There’s more of a rock intro to “If it Makes You Happy” that, much like “Leaving Las Vegas” carries over into the vocal. What this song has that the other lacks, however, is a catchy chorus and a more melodic feel mixed in with the dark tone that makes it sound like a pop-indie track, rather than a dirge, although the general feel of the song is dark enough to make the title feel a touch ironic.

          It’s back to the ballads with “Run, Baby, Run”, but retaining a fairly dark tone. Unusually, there’s a prominent piano and the track is for the most part a standard pop ballad, although the song really only sticks out because it’s so downbeat. However, with the more melodic chorus, you could imagine this being performed by any of today’s solo female pop artists and the vocals do sound a little like Delta Goodrem in parts, although the song as a whole would probably fit in best with Vanessa Carlton’s sound.

          That “Picture” is a country tinged ballad is not real surprise from Sheryl Crow. What does come as a bit of a shock is that it’s a duet with rap-rock star Kid Rock. It was seeing the video to this song on MTV that finally persuaded me to buy the album, even more than Crow’s impressive back catalogue. It’s a fairly sweet sounding country ballad, but with quite dark lyrics which were the reason the song appeals to me so much. Musically, you could picture Kenny Rogers and Dolly Parton singing this one, but they’d certainly have wanted more upbeat lyrics.

          Rather than including the single version, the inclusion of “C’Mon, C’Mon” is a previously unreleased version with the Corrs. It fits in well with the sound you might expect from both artists, being a mid-tempo pop heavy song with folk leanings and a catchy chorus. It does seems that the Corrs do little but give the song a slightly more folk sound and harmonies on the chorus and bridge, but are otherwise not particularly noticeable.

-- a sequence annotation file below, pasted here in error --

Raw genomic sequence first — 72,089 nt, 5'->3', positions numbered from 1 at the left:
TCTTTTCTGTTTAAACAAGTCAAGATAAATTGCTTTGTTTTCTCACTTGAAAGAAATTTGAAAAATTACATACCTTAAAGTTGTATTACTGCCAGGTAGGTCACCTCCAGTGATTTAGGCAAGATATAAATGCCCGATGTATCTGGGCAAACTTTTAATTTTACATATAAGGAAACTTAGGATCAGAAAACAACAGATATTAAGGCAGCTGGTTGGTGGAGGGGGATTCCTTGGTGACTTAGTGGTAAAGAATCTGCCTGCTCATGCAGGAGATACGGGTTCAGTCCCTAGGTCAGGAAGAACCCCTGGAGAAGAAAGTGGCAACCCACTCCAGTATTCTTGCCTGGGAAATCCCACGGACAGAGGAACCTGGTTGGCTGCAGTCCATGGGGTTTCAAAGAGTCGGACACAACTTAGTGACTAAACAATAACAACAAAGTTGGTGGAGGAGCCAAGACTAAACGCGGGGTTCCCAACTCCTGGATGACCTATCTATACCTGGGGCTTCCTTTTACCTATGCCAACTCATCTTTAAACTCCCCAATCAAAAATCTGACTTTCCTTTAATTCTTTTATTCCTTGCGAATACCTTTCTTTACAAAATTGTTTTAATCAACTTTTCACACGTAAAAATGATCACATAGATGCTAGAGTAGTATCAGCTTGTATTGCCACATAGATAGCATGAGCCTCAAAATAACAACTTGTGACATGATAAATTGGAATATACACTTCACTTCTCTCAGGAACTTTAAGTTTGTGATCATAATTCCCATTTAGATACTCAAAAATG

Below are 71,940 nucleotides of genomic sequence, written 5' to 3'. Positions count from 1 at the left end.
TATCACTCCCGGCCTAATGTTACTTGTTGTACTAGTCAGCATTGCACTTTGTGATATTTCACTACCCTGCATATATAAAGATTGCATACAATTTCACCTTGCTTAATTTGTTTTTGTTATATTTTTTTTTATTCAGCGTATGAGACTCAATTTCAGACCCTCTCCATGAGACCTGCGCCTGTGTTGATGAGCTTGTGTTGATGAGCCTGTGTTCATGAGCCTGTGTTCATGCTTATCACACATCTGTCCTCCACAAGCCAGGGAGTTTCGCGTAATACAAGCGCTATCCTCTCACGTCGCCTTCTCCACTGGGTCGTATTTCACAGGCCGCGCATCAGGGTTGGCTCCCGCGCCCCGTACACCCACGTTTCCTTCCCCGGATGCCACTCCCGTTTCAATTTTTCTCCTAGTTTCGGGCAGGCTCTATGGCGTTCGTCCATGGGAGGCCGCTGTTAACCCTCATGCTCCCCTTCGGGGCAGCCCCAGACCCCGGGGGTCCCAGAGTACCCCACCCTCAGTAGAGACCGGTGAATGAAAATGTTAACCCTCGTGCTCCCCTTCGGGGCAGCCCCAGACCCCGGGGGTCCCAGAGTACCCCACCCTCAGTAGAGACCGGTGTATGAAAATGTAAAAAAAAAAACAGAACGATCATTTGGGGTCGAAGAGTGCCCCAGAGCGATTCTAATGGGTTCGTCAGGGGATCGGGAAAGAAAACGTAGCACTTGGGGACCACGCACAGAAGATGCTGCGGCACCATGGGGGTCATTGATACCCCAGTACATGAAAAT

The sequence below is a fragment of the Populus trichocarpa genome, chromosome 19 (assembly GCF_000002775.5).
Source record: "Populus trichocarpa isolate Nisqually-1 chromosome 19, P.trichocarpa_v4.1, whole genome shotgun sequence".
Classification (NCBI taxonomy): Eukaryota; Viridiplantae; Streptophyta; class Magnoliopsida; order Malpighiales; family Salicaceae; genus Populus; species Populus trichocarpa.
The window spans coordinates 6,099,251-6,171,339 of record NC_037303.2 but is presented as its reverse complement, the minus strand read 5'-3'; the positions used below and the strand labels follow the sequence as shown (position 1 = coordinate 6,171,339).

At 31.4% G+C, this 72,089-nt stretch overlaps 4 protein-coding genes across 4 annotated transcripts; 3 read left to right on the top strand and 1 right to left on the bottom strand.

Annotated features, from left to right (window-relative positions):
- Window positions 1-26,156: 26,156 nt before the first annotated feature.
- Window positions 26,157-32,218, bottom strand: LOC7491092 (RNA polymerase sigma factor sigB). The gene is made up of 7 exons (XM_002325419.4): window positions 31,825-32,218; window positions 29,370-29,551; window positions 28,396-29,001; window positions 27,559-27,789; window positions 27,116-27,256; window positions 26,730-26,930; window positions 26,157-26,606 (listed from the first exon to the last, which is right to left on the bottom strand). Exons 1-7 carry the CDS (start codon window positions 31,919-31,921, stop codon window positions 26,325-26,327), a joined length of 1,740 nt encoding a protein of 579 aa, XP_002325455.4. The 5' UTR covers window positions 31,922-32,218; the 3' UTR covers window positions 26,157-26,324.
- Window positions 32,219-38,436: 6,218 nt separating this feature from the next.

It’s back to more familiar territory on “A Change Would Do You Good”, which is pure Sheryl Crow. It’s a fairly jaunty mid-tempo pop song with a catchy hook and an underlying country sound.

          “Home” is a bit of a cross between “Picture” and “Leaving Las Vegas”, being a slightly more country led down tempo pop song with a mournful sounding vocal. Unfortunately, like the latter, it’s another one that seems to drag you down with it.

          There’s a snippet of conversation leading into “There Goes the Neighborhood” that would probably be considered a skit on a rap album and some very 1980s pop sounding handclaps and drumbeats leading into the song. However, it’s quite a rocky sounding song when this is done and sounds like it wouldn’t be too out of place on Shania Twain’s “Come On Over” album, although it’s more to the pop end of her sound.

          It’s back to the mournful tone with “I Shall Believe”, which has the same effect as “Home” in that it seems to drag on, despite not being all that long a track. It’s just a simple pop ballad that has nothing to distinguish it from anyone else and could have appeared on any female solo singer’s album without anyone really noticing.